#BorrowBorrow: How Much Does Nigeria Really Owe?

September 21, 2021

Nigeria is currently in a lot of debt and Nigerians are stressed out — with good reason.

A recent cause for this stress is the news that President Muhammadu Buhari has asked the National Assembly to approve his plan to borrow over $4 billion and €710 million from international organisations to finance projects in the 2021 budget. 

The President also asked the National Assembly to allow him to seek $125 million in grants for special projects.

Buhari practically said:

The new loan request is coming just four months after the President requested that the National Assembly approve his plan to borrow over $8.3 billion and €490 million from various international organizations. This request was approved.

In March 2021, the National Assembly also approved the President’s plan to borrow $22.7 billion for “infrastructure development”.

But Exactly How Much Is Nigeria Owing?

You may want to sit down for this next part. As of March 31, 2021, Nigeria’s total public debt stood at over $87.2 billion which is about ₦33.1 trillion.

Of that debt, $43.5 billion is to be paid by the federal government while the state governments and the Federal Capital Territory owe $10.8 billion.

At the time, Nigeria also owed a total of $32.8 billion or ₦12.4 trillion foreign debts while we owed $54.3 billion or ₦20.6 trillion domestic debts.

Be honest, this is what you thought when you saw what “we” owed:

These numbers are just from March and they don’t include the recent May and September loan requests by the Federal Government or any of the new loan plans by the 36 state governments. The foreign exchange rate was also different at the time of calculation.

Who Is Nigeria Owing?

As of March 31, 2021, these are the people Nigeria owes abroad:

  • International Monetary Fund – $3.44 billion
  • International Development Association – $11.09 billion 
  • International Bank for Reconstruction and Development – $410 million
  • African Development Bank – $1.59 billion
  • African Growing Together Fund – $210,000 
  • African Development Fund – $942 million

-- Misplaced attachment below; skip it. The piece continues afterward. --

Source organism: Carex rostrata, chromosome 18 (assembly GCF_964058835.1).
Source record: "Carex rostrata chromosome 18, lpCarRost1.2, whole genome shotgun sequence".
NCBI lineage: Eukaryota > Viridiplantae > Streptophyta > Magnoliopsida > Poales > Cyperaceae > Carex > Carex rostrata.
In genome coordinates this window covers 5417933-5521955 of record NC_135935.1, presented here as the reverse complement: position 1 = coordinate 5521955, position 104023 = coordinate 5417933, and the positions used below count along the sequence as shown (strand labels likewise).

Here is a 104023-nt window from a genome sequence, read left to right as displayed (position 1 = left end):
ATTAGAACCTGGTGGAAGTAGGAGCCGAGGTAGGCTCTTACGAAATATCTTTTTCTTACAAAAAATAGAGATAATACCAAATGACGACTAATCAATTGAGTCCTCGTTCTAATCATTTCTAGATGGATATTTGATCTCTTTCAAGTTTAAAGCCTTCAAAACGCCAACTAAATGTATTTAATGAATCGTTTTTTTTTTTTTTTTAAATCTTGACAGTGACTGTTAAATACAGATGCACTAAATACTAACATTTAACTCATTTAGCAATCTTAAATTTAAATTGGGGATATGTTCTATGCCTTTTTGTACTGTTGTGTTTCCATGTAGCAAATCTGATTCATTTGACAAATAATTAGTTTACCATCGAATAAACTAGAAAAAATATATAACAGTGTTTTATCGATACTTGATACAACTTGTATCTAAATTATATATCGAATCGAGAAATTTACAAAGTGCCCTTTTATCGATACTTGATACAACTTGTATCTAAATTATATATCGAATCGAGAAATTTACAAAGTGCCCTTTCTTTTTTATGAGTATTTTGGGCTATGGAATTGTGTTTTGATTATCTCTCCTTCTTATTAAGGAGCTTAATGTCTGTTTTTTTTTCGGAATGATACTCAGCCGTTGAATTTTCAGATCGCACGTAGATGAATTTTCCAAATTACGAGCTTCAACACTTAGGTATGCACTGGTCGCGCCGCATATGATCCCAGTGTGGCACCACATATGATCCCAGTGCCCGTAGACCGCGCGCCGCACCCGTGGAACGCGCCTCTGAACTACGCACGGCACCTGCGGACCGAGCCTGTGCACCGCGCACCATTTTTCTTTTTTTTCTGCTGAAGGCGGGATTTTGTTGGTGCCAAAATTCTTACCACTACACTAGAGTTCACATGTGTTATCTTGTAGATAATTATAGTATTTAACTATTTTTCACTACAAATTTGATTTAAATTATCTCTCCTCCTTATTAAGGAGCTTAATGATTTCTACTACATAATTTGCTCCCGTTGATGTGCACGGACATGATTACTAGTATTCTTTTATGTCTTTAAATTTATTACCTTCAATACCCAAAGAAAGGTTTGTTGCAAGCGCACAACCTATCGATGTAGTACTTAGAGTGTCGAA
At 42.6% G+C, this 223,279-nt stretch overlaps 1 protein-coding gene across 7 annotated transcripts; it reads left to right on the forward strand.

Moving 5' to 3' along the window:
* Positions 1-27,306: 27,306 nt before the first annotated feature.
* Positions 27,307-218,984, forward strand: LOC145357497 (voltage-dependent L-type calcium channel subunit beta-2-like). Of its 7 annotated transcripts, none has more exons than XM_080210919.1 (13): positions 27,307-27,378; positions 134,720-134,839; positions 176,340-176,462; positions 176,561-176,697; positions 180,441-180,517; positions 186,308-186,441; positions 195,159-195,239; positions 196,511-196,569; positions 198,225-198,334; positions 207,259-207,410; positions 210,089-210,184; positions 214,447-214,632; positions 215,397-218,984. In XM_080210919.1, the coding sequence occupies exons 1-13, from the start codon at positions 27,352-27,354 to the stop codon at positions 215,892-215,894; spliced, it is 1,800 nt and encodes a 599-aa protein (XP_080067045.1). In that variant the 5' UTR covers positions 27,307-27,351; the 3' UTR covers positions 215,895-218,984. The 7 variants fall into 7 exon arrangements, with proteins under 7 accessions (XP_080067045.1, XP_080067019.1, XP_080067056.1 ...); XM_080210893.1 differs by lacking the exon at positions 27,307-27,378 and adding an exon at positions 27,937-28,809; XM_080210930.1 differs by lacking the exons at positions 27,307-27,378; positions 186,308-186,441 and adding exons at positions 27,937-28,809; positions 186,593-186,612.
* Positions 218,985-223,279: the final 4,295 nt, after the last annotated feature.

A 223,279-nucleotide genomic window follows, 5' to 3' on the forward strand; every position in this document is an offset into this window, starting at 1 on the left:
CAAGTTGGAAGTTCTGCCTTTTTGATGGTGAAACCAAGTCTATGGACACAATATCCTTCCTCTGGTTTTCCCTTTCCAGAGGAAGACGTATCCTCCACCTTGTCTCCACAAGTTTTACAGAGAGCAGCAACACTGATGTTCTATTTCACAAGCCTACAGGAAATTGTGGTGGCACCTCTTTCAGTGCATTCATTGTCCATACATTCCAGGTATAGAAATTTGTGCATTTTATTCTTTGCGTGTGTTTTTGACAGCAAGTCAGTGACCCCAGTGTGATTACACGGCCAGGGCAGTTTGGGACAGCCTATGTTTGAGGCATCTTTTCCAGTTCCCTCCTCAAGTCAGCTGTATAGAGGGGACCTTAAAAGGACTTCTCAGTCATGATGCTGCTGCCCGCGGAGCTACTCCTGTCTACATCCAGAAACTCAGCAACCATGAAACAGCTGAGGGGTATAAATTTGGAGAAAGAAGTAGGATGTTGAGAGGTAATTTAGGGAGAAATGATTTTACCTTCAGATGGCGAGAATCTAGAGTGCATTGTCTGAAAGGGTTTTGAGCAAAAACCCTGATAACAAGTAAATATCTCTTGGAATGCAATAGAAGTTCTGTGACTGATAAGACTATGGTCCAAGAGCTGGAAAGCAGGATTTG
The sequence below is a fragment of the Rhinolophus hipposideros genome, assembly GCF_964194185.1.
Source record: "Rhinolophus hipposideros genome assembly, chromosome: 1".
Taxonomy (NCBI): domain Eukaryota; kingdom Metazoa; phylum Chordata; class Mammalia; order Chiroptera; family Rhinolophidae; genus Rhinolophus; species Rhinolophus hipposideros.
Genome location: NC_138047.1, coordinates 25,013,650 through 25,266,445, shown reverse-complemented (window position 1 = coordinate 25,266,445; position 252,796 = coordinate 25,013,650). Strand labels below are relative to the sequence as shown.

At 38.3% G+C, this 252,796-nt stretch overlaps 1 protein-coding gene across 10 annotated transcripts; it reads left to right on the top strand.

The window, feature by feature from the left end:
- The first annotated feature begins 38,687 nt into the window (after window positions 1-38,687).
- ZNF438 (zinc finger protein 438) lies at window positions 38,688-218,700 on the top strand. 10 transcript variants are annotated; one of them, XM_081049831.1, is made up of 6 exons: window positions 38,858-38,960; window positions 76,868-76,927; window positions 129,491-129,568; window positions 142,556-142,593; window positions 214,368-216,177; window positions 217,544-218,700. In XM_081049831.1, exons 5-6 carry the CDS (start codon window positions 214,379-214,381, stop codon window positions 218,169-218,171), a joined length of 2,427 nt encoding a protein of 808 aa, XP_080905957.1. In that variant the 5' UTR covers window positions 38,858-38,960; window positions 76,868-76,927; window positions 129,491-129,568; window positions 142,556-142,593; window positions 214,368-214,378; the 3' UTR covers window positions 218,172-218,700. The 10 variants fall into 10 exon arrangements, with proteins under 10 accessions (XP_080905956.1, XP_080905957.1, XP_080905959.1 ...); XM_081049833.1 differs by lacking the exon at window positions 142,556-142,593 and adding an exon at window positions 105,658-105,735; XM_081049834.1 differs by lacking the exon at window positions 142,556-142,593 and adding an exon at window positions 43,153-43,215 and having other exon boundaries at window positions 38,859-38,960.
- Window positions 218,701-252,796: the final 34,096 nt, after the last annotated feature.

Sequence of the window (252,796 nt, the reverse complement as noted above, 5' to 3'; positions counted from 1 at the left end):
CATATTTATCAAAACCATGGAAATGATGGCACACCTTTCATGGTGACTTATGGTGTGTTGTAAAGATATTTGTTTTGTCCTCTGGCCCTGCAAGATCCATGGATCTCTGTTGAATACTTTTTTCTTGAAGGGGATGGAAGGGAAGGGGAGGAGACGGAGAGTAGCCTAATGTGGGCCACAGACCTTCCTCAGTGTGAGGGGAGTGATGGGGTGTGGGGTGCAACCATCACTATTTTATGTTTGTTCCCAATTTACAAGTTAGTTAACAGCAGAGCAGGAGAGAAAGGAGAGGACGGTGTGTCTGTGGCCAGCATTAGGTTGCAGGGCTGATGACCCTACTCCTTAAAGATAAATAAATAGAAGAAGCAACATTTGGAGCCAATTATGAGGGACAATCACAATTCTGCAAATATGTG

• Arab Bank for Economic Development in Africa – $5.88 million
  • European Development Fund – $51.3 million
  • Islamic Development Fund – $29.7 million
  • International Fund for Agricultural Development – $223 million
  • Exim Bank of China – $3.4 billion
  • Agence Française Development – $486 million
  • Japan International Cooperation Agency – $74.6 million
  • Exim Bank of India – $34.5 million
  • Kreditanstalt Fur Wiederaufbau – $183.7 million
  • Eurobonds – $10.3 billion
  • Diaspora Fund – $300 million
  • Promissory notes – $179.5 million

Nigeria owes a total foreign debt of $32.8 billion as of March 31, 2021.

Nigeria Can Pay This Money Back, Right??

Borrowing money is not a bad idea if you can pay it back. But Nigeria is currently swimming in so much debt, and it is not making enough money to justify taking on more debts.

This year alone, Nigeria will be paying back ₦3.12 trillion in debts. On top of that, Nigeria plans to borrow another ₦5.6 trillion.

These debts are unsustainable because the government wants to spend ₦13.5 trillion yet Nigeria plans to make only ₦7.99 trillion, and we have not made more money since the ₦10 trillion we made in 2014.

South Africa, for instance, wants to spend R2 trillion in 2021, but the country makes R1.36 and will be borrowing R689 trillion. South Africa will also be paying back debts of R232 billion, but it has a very good tax system that can help it to generate revenues easily.

Economists say that Nigeria’s “debt to GDP ratio” (that is Nigeria’s total debt compared to Nigeria’s total productivity) currently stands at about 32% and apparently, that is still low and in line with the World Bank’s recommendations.

But economists also agree that Nigeria’s “debt to revenue ratio” (that is Nigeria’s total debt compared to how much Nigeria actually makes) is becoming a concern. 

Nigeria must reduce its debts and start making more money if it does not want to be caught in a debt trap.

Doyin Olagunju

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